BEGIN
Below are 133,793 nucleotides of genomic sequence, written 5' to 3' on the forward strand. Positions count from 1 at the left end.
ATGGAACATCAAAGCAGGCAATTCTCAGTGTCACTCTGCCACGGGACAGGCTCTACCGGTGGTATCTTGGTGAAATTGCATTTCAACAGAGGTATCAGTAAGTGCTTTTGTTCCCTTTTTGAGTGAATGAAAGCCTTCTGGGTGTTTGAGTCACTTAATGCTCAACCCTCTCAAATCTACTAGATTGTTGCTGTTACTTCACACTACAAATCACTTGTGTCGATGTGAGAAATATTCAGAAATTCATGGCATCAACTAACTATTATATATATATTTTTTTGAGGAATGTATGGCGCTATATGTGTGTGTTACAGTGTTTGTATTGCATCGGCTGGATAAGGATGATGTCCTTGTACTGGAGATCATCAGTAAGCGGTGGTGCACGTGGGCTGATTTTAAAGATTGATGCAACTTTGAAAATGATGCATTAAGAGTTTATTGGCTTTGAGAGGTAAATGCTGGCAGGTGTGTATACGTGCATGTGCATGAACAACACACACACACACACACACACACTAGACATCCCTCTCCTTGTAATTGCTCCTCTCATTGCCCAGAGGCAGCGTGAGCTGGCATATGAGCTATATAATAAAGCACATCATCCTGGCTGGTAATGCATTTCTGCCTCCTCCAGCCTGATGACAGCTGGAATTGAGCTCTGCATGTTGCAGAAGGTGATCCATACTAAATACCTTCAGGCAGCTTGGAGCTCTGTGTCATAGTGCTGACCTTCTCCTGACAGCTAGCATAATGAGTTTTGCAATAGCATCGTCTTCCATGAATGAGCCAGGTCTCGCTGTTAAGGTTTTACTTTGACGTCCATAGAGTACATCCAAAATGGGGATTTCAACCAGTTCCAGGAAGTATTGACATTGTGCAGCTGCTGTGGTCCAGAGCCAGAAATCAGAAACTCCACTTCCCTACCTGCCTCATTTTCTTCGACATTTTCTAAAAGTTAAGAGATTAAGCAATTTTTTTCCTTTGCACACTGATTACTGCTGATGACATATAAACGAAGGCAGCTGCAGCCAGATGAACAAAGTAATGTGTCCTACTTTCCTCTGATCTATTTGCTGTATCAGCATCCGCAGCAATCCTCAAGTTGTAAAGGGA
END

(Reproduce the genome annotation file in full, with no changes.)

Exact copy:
Below are 133,793 nucleotides of genomic sequence, written 5' to 3' on the forward strand. Positions count from 1 at the left end.
ATGGAACATCAAAGCAGGCAATTCTCAGTGTCACTCTGCCACGGGACAGGCTCTACCGGTGGTATCTTGGTGAAATTGCATTTCAACAGAGGTATCAGTAAGTGCTTTTGTTCCCTTTTTGAGTGAATGAAAGCCTTCTGGGTGTTTGAGTCACTTAATGCTCAACCCTCTCAAATCTACTAGATTGTTGCTGTTACTTCACACTACAAATCACTTGTGTCGATGTGAGAAATATTCAGAAATTCATGGCATCAACTAACTATTATATATATATTTTTTTGAGGAATGTATGGCGCTATATGTGTGTGTTACAGTGTTTGTATTGCATCGGCTGGATAAGGATGATGTCCTTGTACTGGAGATCATCAGTAAGCGGTGGTGCACGTGGGCTGATTTTAAAGATTGATGCAACTTTGAAAATGATGCATTAAGAGTTTATTGGCTTTGAGAGGTAAATGCTGGCAGGTGTGTATACGTGCATGTGCATGAACAACACACACACACACACACACACACTAGACATCCCTCTCCTTGTAATTGCTCCTCTCATTGCCCAGAGGCAGCGTGAGCTGGCATATGAGCTATATAATAAAGCACATCATCCTGGCTGGTAATGCATTTCTGCCTCCTCCAGCCTGATGACAGCTGGAATTGAGCTCTGCATGTTGCAGAAGGTGATCCATACTAAATACCTTCAGGCAGCTTGGAGCTCTGTGTCATAGTGCTGACCTTCTCCTGACAGCTAGCATAATGAGTTTTGCAATAGCATCGTCTTCCATGAATGAGCCAGGTCTCGCTGTTAAGGTTTTACTTTGACGTCCATAGAGTACATCCAAAATGGGGATTTCAACCAGTTCCAGGAAGTATTGACATTGTGCAGCTGCTGTGGTCCAGAGCCAGAAATCAGAAACTCCACTTCCCTACCTGCCTCATTTTCTTCGACATTTTCTAAAAGTTAAGAGATTAAGCAATTTTTTTCCTTTGCACACTGATTACTGCTGATGACATATAAACGAAGGCAGCTGCAGCCAGATGAACAAAGTAATGTGTCCTACTTTCCTCTGATCTATTTGCTGTATCAGCATCCGCAGCAATCCTCAAGTTGTAAAGGGA